Tipping point: Young Irish women should know the truth - sport is hell

Sport is sitting in the pissings of rain with your hands too cold to get purchase on the zip

Ireland’s Nicola Daly and  Danielle Hennig of Canada during their Olympic hockey qualifier, first leg, at Energia Park, Donnybrook,  Dublin. Photograph:  Morgan Treacy/Inpho

Ireland’s Nicola Daly and Danielle Hennig of Canada during their Olympic hockey qualifier, first leg, at Energia Park, Donnybrook, Dublin. Photograph: Morgan Treacy/Inpho

 

Watching the poor unfortunates cowering from the baleful skies at the hockey on Saturday night, the thought occurred that we’ve been looking at the 20x20 campaign in entirely the wrong light.

Oh sure, it’s a dandy idea on paper. By increasing the exposure dedicated to women’s sport, by really pushing the big events across the sporting calendar and making them the hot ticket in town, it follows that you will draw more and more young girls into the web.

And it’s working, no question. You only have to look at the attendance figures at the hockey, at the camogie final, at the women’s football final – on another apocalyptic day, don’t forget – to see how effective the campaign has been. The numbers are up, sky-rocketing past expectations.

In that light this column suggests – demands, in fact – that the organisers be brought in front of a tribunal and made to answer for themselves without delay. The young girls of Ireland must be saved before it’s too late. They did nothing to deserve having a life of sport imposed upon them, and those responsible must hang their heads in shame. Sackcloth, ashes, the whole deal.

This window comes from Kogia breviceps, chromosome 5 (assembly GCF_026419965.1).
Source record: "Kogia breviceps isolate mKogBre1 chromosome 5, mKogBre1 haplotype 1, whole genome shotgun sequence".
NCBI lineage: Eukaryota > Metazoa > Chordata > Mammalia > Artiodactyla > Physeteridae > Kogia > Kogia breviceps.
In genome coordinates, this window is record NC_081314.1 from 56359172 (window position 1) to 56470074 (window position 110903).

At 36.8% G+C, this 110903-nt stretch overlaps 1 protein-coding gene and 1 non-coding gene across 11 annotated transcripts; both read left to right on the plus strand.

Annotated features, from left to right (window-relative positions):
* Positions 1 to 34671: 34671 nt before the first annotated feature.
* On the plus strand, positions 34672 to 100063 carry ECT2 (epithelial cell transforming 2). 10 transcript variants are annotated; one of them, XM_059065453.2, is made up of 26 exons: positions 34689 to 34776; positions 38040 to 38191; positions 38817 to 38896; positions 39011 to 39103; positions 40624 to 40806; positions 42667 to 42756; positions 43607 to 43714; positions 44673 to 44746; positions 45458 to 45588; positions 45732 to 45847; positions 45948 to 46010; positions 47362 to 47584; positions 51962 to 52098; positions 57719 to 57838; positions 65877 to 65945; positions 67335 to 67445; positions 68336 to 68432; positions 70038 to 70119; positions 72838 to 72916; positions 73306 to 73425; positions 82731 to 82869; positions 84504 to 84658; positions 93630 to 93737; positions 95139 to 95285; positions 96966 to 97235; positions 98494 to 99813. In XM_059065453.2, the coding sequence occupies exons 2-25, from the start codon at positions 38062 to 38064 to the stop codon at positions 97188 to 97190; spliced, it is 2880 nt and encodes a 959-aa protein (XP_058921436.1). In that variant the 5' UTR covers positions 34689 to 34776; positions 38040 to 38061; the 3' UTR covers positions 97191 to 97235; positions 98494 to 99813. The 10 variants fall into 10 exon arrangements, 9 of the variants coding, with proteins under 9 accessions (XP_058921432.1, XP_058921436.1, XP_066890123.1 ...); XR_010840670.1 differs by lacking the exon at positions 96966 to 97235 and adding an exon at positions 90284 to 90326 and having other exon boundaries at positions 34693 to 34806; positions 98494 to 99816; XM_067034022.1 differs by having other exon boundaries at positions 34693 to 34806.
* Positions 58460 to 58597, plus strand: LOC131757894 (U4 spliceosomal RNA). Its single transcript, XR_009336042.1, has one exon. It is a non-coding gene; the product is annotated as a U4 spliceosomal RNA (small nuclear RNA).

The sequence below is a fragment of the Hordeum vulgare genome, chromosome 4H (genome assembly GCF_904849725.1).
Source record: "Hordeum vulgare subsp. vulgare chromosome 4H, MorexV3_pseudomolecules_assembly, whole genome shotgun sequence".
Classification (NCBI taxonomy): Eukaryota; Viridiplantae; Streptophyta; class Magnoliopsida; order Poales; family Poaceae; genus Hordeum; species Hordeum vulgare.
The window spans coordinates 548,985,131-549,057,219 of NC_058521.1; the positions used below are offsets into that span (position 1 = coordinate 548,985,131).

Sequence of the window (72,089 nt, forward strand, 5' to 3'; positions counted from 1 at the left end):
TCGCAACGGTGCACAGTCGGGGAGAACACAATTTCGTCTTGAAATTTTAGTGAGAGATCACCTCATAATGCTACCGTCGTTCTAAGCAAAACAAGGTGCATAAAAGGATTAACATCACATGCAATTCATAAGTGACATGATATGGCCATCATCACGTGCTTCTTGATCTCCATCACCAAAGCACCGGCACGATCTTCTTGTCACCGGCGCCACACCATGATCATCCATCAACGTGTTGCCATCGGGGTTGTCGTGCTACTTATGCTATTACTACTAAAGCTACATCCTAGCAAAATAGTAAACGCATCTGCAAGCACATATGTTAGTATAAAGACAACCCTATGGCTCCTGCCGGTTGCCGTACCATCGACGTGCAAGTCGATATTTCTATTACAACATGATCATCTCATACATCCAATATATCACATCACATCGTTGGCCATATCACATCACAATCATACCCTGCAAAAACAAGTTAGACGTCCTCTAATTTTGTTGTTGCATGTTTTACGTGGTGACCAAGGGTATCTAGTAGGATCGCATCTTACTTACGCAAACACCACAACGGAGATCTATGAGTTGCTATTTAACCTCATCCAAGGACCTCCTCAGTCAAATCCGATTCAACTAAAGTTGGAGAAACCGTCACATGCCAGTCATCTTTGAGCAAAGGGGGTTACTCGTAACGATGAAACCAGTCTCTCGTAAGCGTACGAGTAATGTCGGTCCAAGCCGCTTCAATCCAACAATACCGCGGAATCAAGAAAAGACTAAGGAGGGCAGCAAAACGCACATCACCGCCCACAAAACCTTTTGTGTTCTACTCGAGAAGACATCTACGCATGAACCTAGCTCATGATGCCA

At the very least the 20x20 people ought to be made hand out pamphlets before these games making it clear what the new recruits are getting themselves into. In the interests of balance they should, of course, concede that sport has been known to occasionally provide a fleeting moment of diversion, the odd split-second of joy here and there. But come now, let’s tell these young ladies the truth as well.

Slanting hailstones

Sport is hell. We know this. We have lived this. Sport is sitting in the pissings of rain with your hands too cold to get purchase on the zip to pull it any higher up your chin.

It’s trying to find a squinting letterbox, that precise angle at which to tilt your umbrella so that it keeps out the slanting hailstones but doesn’t obscure the action. This is, of course, impossible. If you possessed the dexterity to manage it, you would be out on the pitch making a name for yourself. You’re not. You’re wet and cold, and your brolly is annoying everyone around you.

Sport is misery. You may as well be told this now. By signing up you are subjecting yourself to a lifetime weighed down by hope, vast decades of your existence crippled by optimism. You will lie to yourself constantly, spinning a web of deceit that you wouldn’t swallow from anyone else for a second. You will tell yourself sport is a good thing in your life, against the weight of available evidence.